Jewish Studies Program

Jewish civilization has a recorded history of 4,000 years.  With texts spanning from the Hebrew Scriptures to post-modern writing, Jewish literature can be found in many languages.  While located in many civilizations, Jews have been most intimately involved with those of the West and the Middle East.  Studying Jews and Judaism in these contexts provides students with insight into the complexities of culture and identity.  A minor in Jewish studies well complements many majors in the humanities and enhances concentrations in the sciences.

No specific background is required to enrol in many Jewish studies courses. Students considering specialization in Jewish Studies should pursue the acquisition of Hebrew offered in the Queen’s Hebrew courses as well as at programs in Israel. Indeed, courses taken at Israeli universities count towards the Jewish Studies minor. Courses in Jewish studies, like many fields in the humanities and social sciences, offer a background for many careers requiring liberal arts training.  They also prepare students for graduate study, clergy training, education, and communal service.

Theological Hall
Dustin Atlas
Program Assistant: 
Cindy Fehr
Bachelor of Arts (Honours) - BAH

Minor in Jewish Studies
A minor is a less intensive course of study in the discipline that must be combined with a major in another discipline.

For a full list of Degree Plans, see the Academic Calendar


Jewish studies offers courses in the major disciplinary departments of the humanities and supports the critical and analytical thinking in these areas. Because the Jewish people have interacted with so many cultures and societies, Jewish studies enhances any major in the humanities or complements any studies in the social or life sciences. There are professional careers in academics, community, clergy, and education, but most students, like those in the humanities go on to law, medicine, business, and other careers. Work in Jewish studies contributes to their work breadth and depth that will enhance writing, speaking, and engagement in many cultural and social situations.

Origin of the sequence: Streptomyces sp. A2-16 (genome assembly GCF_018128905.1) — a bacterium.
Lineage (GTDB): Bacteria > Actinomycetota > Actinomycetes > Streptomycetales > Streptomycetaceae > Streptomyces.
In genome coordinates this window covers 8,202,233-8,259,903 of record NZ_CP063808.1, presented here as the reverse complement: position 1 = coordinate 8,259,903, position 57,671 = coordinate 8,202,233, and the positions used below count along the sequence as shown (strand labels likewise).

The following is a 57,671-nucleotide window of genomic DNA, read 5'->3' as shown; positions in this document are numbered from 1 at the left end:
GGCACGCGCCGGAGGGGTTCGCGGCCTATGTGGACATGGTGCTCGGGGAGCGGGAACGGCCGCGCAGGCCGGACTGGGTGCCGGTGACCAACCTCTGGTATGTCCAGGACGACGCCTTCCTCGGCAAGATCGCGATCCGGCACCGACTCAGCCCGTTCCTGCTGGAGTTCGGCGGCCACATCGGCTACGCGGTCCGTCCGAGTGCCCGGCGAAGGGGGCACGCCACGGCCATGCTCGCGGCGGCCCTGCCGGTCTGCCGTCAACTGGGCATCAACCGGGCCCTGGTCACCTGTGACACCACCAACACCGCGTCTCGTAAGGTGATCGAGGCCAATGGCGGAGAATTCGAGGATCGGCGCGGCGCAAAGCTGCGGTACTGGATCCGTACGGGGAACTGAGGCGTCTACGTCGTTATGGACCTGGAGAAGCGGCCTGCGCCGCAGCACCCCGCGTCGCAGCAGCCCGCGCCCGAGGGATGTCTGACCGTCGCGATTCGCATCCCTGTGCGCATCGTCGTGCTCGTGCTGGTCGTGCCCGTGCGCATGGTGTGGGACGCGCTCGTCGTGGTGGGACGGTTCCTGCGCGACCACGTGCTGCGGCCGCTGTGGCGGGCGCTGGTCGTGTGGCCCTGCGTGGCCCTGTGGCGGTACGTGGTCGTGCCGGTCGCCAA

Where could Jewish Studies students go after graduation?

  • Anthropology
  • Archaeology
  • Banking 
  • Broadcasting - Radio and T.V.
  • Civil Service
  • Communications
  • Diplomatic Service
  • Foreign Affairs
  • Fundraising
  • Heritage Conservation
  • Immigration Services
  • Intercultural Counselling
  • Interpretation
  • Journalism
  • Law
  • Linguistics
  • Marketing
  • Media – Electronic & Print
  • Mediation
  • Public Relations
  • Publishing
  • Religious Studies
  • Teaching - General
  • Tourism & Travel
  • Translation
  • Writing

Taking time to explore career options, build experience and network can help you have a smooth transition to the world of work after graduation. Note that some of these careers may require additional training.